SA FARMERS URGED TO MAINTAIN INFRUSTRUCTURE

SA FARMERS URGED TO MAINTAIN INFRUSTRUCTURE

South African farmers are running the risk of losing millions should they not focus on investing in regular maintenance and cleaning of infrastructure like silo’s.

This is according to Gareth Lloyd-Jones, MD of Ecowize, who says that locally, equipment maintenance still lags far behind the productivity of farmers and should they not acknowledge the risks, they could lose millions of rands as a result.

He says that if farmers for example implement a regular regime of high performance intervention to take better care of their infrastructure, specifically silo’s, they will ultimately improve the flow and storage capacity, which will improve performance and result in a better return on investment or yield. By doing so, farmers can also be more energy efficient as equipment running optimally uses approximately 15% less energy.

“In addition, by implementing regular specialised cleaning, farmers can safeguard themselves against financial losses caused by infestation outbreaks and pathogen contamination associated with pest bearing diseases such as salmonella,” says Gareth.

He says that the main reasons for cleaning infrastructures such as industrial silo’s, are to provide a visually clean facility to aid in inspection for maintenance repair purpose, reduce microbial contamination, to remove raw material residue build-up and thereby reducing toxicity potential, to mitigate the risk of pests and to remove unwanted foreign matter.

He believes that high performance cleaning not only reduces contamination and eliminates blockages, it also minimises disruption to productivity by improving storage capabilities. “Many farmers are not aware of the issues that arise from insufficient cleaning of infrastructure. Silos are used to store a great variety of materials from food products like animal feed products, flour, sugar, salt, grain, fat and oils; to concrete mixture, chemicals and roofing. All of these products can build up residue and form blockages. Furthermore, high oil-base products like grain or wheat often rot due to very high moisture content and depending on the products being stored, silos need to be cleaned out periodically.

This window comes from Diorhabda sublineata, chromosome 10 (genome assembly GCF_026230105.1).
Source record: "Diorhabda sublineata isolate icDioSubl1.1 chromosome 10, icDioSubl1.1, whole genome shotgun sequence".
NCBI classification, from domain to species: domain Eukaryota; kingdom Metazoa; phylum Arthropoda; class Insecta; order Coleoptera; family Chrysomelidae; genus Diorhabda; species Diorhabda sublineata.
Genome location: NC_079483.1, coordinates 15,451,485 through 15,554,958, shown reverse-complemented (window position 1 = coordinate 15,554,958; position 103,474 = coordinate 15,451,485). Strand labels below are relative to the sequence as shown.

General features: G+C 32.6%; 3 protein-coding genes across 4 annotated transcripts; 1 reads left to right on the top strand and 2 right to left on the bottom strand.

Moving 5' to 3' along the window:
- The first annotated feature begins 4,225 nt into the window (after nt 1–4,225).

“Problems farmers need to be aware of when maintaining silo’s, whether filled with food product or some other materials, is the build-up of residue on the interior. The longer the residue is allowed to stay; it will eventually harden and become very challenging to remove. It has also become evident that in the presence of moisture, some stored food can release flammable and toxic gases, which present and health and safety, as well as a fire risk.

Gareth says that farmers shouldn’t be tempted to select cheap labour and unregistered cleaning products over professional cleaning services to try and maintain their silos. “What they do not realise is that by doing so they are not only risking product loss due to product contamination, but they are also putting their labourers in danger of losing their lives. There are legislative guidelines that need to be followed.

“The cleaning process of silos is extremely dangerous for anyone that has not been specially trained as the conditions inside of the silos are very severe, often with high heights in excess of 60 metres in very confined spaces and exposure to potentially harmful gas.”

In order to have credible hygiene standards of produce, many producers are now demanding records of hygiene processes from suppliers. This involves keeping a record of the situation inside silos and storage and assessing if there is contamination or infestation. “This should be followed by compiling a detailed report of any bacteria found in the silo along with photographic evidence and a swab test analysis.

“Failure to pay serious attention to the cleaning process can be hugely detrimental to both employees and the ability of the farm to produce.”

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